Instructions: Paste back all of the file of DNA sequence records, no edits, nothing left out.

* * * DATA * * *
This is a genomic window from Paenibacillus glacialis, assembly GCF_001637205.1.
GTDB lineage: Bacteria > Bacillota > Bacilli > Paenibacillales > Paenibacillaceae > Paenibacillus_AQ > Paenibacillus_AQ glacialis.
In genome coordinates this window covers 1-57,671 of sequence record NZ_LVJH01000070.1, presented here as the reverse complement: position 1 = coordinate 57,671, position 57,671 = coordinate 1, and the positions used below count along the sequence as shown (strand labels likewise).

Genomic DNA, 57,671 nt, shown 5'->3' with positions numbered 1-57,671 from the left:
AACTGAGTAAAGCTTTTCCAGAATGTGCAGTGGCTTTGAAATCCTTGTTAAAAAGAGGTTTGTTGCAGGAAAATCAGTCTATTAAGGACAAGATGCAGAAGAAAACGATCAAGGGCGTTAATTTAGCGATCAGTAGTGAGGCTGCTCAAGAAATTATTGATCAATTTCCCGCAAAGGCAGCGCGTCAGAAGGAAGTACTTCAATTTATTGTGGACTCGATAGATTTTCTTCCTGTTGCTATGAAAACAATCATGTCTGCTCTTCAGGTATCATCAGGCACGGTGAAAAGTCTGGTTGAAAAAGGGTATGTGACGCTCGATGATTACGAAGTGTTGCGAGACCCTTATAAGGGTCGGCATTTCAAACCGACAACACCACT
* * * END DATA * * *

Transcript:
This is a genomic window from Paenibacillus glacialis, assembly GCF_001637205.1.
GTDB lineage: Bacteria > Bacillota > Bacilli > Paenibacillales > Paenibacillaceae > Paenibacillus_AQ > Paenibacillus_AQ glacialis.
In genome coordinates this window covers 1-57,671 of sequence record NZ_LVJH01000070.1, presented here as the reverse complement: position 1 = coordinate 57,671, position 57,671 = coordinate 1, and the positions used below count along the sequence as shown (strand labels likewise).

Genomic DNA, 57,671 nt, shown 5'->3' with positions numbered 1-57,671 from the left:
AACTGAGTAAAGCTTTTCCAGAATGTGCAGTGGCTTTGAAATCCTTGTTAAAAAGAGGTTTGTTGCAGGAAAATCAGTCTATTAAGGACAAGATGCAGAAGAAAACGATCAAGGGCGTTAATTTAGCGATCAGTAGTGAGGCTGCTCAAGAAATTATTGATCAATTTCCCGCAAAGGCAGCGCGTCAGAAGGAAGTACTTCAATTTATTGTGGACTCGATAGATTTTCTTCCTGTTGCTATGAAAACAATCATGTCTGCTCTTCAGGTATCATCAGGCACGGTGAAAAGTCTGGTTGAAAAAGGGTATGTGACGCTCGATGATTACGAAGTGTTGCGAGACCCTTATAAGGGTCGGCATTTCAAACCGACAACACCACT